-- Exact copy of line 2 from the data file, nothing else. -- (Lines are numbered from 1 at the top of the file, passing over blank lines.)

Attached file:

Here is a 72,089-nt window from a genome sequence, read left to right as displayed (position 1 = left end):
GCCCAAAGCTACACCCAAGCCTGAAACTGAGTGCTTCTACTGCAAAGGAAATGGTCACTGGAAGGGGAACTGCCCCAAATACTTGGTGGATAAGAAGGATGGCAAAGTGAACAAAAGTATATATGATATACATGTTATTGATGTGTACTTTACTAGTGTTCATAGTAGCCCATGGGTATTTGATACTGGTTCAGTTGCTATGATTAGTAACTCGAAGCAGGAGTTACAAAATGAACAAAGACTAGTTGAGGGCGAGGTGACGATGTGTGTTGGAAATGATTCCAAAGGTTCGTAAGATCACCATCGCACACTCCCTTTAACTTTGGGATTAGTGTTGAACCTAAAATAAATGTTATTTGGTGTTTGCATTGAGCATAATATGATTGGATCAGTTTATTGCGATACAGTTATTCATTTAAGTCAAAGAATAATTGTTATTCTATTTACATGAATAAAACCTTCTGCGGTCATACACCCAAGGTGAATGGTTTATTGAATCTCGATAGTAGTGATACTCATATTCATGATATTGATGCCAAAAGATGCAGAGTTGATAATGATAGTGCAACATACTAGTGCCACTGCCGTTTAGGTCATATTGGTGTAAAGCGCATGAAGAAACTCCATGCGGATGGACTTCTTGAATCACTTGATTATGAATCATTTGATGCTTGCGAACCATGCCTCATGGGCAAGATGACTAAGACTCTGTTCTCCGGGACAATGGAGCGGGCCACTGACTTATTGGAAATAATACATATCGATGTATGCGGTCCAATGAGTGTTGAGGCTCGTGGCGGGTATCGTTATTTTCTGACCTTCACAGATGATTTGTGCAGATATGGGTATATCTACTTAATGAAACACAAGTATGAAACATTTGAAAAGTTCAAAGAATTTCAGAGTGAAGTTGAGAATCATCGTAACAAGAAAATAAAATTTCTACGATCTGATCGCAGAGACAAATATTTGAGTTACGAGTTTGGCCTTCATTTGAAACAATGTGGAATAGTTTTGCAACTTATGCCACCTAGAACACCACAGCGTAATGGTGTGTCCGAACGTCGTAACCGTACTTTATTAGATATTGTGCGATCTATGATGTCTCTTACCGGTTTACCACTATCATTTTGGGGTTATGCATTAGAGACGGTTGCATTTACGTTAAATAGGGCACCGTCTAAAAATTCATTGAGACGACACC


GCCCAAAGCTACACCCAAGCCTGAAACTGAGTGCTTCTACTGCAAAGGAAATGGTCACTGGAAGGGGAACTGCCCCAAATACTTGGTGGATAAGAAGGATGGCAAAGTGAACAAAAGTATATATGATATACATGTTATTGATGTGTACTTTACTAGTGTTCATAGTAGCCCATGGGTATTTGATACTGGTTCAGTTGCTATGATTAGTAACTCGAAGCAGGAGTTACAAAATGAACAAAGACTAGTTGAGGGCGAGGTGACGATGTGTGTTGGAAATGATTCCAAAGGTTCGTAAGATCACCATCGCACACTCCCTTTAACTTTGGGATTAGTGTTGAACCTAAAATAAATGTTATTTGGTGTTTGCATTGAGCATAATATGATTGGATCAGTTTATTGCGATACAGTTATTCATTTAAGTCAAAGAATAATTGTTATTCTATTTACATGAATAAAACCTTCTGCGGTCATACACCCAAGGTGAATGGTTTATTGAATCTCGATAGTAGTGATACTCATATTCATGATATTGATGCCAAAAGATGCAGAGTTGATAATGATAGTGCAACATACTAGTGCCACTGCCGTTTAGGTCATATTGGTGTAAAGCGCATGAAGAAACTCCATGCGGATGGACTTCTTGAATCACTTGATTATGAATCATTTGATGCTTGCGAACCATGCCTCATGGGCAAGATGACTAAGACTCTGTTCTCCGGGACAATGGAGCGGGCCACTGACTTATTGGAAATAATACATATCGATGTATGCGGTCCAATGAGTGTTGAGGCTCGTGGCGGGTATCGTTATTTTCTGACCTTCACAGATGATTTGTGCAGATATGGGTATATCTACTTAATGAAACACAAGTATGAAACATTTGAAAAGTTCAAAGAATTTCAGAGTGAAGTTGAGAATCATCGTAACAAGAAAATAAAATTTCTACGATCTGATCGCAGAGACAAATATTTGAGTTACGAGTTTGGCCTTCATTTGAAACAATGTGGAATAGTTTTGCAACTTATGCCACCTAGAACACCACAGCGTAATGGTGTGTCCGAACGTCGTAACCGTACTTTATTAGATATTGTGCGATCTATGATGTCTCTTACCGGTTTACCACTATCATTTTGGGGTTATGCATTAGAGACGGTTGCATTTACGTTAAATAGGGCACCGTCTAAAAATTCATTGAGACGACACC